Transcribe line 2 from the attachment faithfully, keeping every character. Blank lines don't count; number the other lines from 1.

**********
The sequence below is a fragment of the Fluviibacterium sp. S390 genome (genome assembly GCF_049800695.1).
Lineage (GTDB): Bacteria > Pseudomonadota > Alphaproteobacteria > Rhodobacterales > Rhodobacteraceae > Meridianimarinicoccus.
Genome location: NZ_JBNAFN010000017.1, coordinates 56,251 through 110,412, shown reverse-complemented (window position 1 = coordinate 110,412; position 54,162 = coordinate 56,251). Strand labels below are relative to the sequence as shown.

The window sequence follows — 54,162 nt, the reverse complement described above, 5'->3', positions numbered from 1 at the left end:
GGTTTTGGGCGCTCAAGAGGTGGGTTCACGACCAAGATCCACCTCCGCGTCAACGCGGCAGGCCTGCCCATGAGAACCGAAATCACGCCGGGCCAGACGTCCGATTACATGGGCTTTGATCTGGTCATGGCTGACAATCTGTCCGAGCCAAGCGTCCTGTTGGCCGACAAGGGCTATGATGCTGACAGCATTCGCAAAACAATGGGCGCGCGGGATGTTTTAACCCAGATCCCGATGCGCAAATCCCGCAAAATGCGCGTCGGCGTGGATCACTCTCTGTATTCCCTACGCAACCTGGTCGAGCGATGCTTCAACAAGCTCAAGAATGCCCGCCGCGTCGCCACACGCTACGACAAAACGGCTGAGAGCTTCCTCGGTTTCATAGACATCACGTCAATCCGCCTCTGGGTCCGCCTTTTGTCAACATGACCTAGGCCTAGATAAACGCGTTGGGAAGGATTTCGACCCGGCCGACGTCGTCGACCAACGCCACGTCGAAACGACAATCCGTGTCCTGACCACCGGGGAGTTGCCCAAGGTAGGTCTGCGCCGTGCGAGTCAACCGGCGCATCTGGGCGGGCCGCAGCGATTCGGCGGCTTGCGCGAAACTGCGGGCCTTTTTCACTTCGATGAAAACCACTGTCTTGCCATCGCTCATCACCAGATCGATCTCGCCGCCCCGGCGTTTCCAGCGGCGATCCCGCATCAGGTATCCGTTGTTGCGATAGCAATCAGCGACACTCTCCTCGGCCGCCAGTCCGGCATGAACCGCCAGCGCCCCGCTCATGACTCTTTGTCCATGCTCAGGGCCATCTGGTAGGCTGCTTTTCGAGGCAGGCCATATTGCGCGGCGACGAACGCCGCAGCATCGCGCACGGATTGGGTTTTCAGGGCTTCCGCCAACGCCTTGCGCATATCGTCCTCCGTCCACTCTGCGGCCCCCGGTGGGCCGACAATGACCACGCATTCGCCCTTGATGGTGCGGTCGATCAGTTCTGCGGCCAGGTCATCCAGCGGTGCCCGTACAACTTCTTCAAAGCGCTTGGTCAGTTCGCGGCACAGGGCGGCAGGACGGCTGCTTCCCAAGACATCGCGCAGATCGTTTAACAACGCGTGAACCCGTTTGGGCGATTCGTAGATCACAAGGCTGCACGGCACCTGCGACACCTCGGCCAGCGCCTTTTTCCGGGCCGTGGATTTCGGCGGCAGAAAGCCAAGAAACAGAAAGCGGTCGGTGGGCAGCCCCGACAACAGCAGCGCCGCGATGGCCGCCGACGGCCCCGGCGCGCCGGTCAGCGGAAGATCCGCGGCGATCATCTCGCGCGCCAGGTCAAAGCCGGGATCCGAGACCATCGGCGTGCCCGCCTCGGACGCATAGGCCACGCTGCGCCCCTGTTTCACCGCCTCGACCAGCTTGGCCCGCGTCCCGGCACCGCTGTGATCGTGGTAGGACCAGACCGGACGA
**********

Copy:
Lineage (GTDB): Bacteria > Pseudomonadota > Alphaproteobacteria > Rhodobacterales > Rhodobacteraceae > Meridianimarinicoccus.